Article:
History and art is represented in the various shapes and materials of the coins
History and art is represented in the various shapes and materials of the coins

The coins, as well as most currency notes (bills) are all Japanese. Depending on the time period, old coins could be heavy and large or very tiny and light. Old samurai coins are more like medallions that would be strung together through the hole in the middle to make a kind of bracelet that was carried and not worn. Materials cold be copper, bronze, iron, silver, or gold! I am a big fan of Meiji period coins (1868-1912) since they feature a fierce looking dragon. I read originally there was talk of putting the emperor’s face on the coins, but since putting coins in dark and dirty pockets or bags could be seen as a sign of disrespect, the design changed. All coins and bills tell a story. The design, the material, the size, rarity and even the denominations are not just random choices, but purposefully acts that reveal much about society during the periods they were created. Collectors can see that each coin has much more value than when it was originally produced. Be careful as this hobby can become addictive!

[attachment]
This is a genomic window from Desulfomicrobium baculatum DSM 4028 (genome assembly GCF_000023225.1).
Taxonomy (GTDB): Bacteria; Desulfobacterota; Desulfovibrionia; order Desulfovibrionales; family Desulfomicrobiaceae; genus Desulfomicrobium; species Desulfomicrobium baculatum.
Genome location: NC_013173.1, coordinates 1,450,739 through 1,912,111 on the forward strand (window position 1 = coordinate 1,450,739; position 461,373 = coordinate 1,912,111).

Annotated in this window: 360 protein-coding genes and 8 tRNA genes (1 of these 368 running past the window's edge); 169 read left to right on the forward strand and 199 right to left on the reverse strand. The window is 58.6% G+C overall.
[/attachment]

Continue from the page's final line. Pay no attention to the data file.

Coins each representing one prefecture.
Coins each representing one prefecture.

The variety of coins is impressive. Some coins are centuries old. Some costs hundreds of thousands of yen and are easily museum quality. Others are specially minted collectible coins not to be used as legal tender, such as a set of coins with a symbolic picture for each prefecture. Miyagi has Tanabata and Fukui has dinosaurs. Above all for the average traveler, there are bargains! Japanese collectors place a high importance on flawless perfection. That means a bit of discoloration, a scratch, or fading can lead to big savings. There are many coins priced under 1,000 yen. Why not take home a design you like, or one produced the year you or a loved one was born?

Not for sale! A rare collection of ancient Japanese currencies is on display for visitors to enjoy